Step outside during this time of year and the wide spectrum of yellow, orange and reds should be noticeable, but that hasn't been the case for the first half of fall. Experts say there is a reason for a delay in the bursts of fall foliage.
If you've been wondering why your pictures outside have been a little blah, there's an explanation for it all.
"In late summer, Cleveland experienced a lengthy and persistent period of light rain along with above average temperatures during the early part of fall," said Marty Calabrese, a naturalist for the Cleveland Metroparks.
With the recent cooler temperatures and bright, sunny days, the leaves should have no problem exposing their fall colors.
The leaves stop producing chlorophyll as the days get shorter, which stops the green pigment and gives leaves the opportunity to reveal their true colors that are synonymous with fall.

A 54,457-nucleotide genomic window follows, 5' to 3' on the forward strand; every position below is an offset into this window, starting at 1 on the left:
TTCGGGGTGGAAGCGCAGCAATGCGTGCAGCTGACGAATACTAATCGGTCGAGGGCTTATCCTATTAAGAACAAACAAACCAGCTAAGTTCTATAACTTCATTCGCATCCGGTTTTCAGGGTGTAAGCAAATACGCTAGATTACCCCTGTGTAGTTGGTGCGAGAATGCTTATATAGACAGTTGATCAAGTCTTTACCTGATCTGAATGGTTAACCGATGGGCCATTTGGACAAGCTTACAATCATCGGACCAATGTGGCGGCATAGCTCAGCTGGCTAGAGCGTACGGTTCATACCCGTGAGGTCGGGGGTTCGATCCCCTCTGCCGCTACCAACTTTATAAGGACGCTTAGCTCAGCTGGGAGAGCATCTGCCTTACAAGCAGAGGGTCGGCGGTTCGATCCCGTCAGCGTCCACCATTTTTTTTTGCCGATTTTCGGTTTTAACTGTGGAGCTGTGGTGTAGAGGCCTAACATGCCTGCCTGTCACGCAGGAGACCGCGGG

Just going through his photos and comparing the ones he took this year to last, Calabrese said fall is about 14 days behind fall colors.
The Ohio Department of Natural Resources said hikers and those looking to get outside to spot fall's fashionably late debut can expect to see bright reds of the black gum and some maple trees, then russet shades of oaks and the bright yellow of the gingko trees shortly after.
With the amount of moisture still stuck to the trees, there's still time to see the fall rainbow.
"There's still hope to rich and vivid colors," Calabrese said.